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If ovarian cancer spreads
Cancer cells have the potential to spread from the ovary to other parts of the body where they can grow into new tumours. This process is called metastasis. The tumours are also called metastasis (singular) or metastases (plural). Metastases are also called secondary tumours.
Understanding the usual progression of cancer helps the doctor to predict its probable course, plan treatment and anticipate further care.
The most common sites where ovarian cancer spreads are:
- Fallopian tube
- other ovary
- omentum (a fold in the peritoneum that covers and supports organs and blood vessels in the abdomen)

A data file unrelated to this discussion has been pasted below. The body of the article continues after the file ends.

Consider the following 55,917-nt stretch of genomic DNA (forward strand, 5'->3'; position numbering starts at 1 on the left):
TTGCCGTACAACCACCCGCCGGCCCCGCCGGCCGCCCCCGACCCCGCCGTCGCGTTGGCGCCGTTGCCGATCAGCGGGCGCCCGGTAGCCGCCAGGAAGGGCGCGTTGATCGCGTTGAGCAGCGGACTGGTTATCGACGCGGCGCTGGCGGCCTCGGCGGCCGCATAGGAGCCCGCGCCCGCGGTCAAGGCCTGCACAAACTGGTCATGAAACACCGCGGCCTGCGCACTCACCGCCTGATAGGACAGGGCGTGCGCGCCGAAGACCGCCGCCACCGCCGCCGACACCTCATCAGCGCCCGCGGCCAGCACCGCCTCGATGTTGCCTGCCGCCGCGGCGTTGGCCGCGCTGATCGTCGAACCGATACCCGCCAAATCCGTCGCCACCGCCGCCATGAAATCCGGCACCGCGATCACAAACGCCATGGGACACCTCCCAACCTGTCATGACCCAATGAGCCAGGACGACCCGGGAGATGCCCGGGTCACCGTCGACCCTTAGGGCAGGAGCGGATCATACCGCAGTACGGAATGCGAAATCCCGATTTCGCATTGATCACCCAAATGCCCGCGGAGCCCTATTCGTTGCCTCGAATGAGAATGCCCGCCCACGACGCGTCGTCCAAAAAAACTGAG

- peritoneum (the membrane that lines the walls of the abdomen and pelvis [parietal peritoneum], and covers and supports most of the abdominal organs [visceral peritoneum])
- diaphragm (the thin muscle below the lungs and heart that separates the chest cavity from the abdomen)
- large intestine
- small intestine
- distant lymph nodes
Research at the Canadian Centre for Applied Research in Cancer Control led to a new standard in leukemia testing.
Celebrating cancer survivors at Relay For Life
For cancer survivors, the Canadian Cancer Society provides a unique opportunity to celebrate their courage in the fight against cancer. During hundreds of Relay For Life events across the country, thousands of survivors join together for the Survivors’ Victory Lap.